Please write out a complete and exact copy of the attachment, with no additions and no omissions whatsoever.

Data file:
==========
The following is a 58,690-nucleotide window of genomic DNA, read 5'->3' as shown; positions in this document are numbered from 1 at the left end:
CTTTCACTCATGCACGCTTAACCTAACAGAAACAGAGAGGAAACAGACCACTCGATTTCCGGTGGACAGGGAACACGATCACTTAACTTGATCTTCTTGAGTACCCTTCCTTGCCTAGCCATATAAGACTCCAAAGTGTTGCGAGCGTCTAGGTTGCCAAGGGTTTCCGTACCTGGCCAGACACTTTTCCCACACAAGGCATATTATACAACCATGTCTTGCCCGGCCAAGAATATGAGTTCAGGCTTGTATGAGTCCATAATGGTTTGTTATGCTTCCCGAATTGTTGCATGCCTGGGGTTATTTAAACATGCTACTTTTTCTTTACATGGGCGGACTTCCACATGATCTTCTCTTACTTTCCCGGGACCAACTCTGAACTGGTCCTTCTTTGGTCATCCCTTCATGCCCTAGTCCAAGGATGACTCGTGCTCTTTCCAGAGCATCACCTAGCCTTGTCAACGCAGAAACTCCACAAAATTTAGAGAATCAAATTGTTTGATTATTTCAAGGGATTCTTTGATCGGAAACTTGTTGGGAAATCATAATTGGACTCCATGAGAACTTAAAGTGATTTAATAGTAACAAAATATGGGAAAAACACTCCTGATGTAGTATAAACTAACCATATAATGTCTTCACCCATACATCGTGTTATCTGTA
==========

The following is a 58,690-nucleotide window of genomic DNA, read 5'->3' as shown; positions in this document are numbered from 1 at the left end:
CTTTCACTCATGCACGCTTAACCTAACAGAAACAGAGAGGAAACAGACCACTCGATTTCCGGTGGACAGGGAACACGATCACTTAACTTGATCTTCTTGAGTACCCTTCCTTGCCTAGCCATATAAGACTCCAAAGTGTTGCGAGCGTCTAGGTTGCCAAGGGTTTCCGTACCTGGCCAGACACTTTTCCCACACAAGGCATATTATACAACCATGTCTTGCCCGGCCAAGAATATGAGTTCAGGCTTGTATGAGTCCATAATGGTTTGTTATGCTTCCCGAATTGTTGCATGCCTGGGGTTATTTAAACATGCTACTTTTTCTTTACATGGGCGGACTTCCACATGATCTTCTCTTACTTTCCCGGGACCAACTCTGAACTGGTCCTTCTTTGGTCATCCCTTCATGCCCTAGTCCAAGGATGACTCGTGCTCTTTCCAGAGCATCACCTAGCCTTGTCAACGCAGAAACTCCACAAAATTTAGAGAATCAAATTGTTTGATTATTTCAAGGGATTCTTTGATCGGAAACTTGTTGGGAAATCATAATTGGACTCCATGAGAACTTAAAGTGATTTAATAGTAACAAAATATGGGAAAAACACTCCTGATGTAGTATAAACTAACCATATAATGTCTTCACCCATACATCGTGTTATCTGTA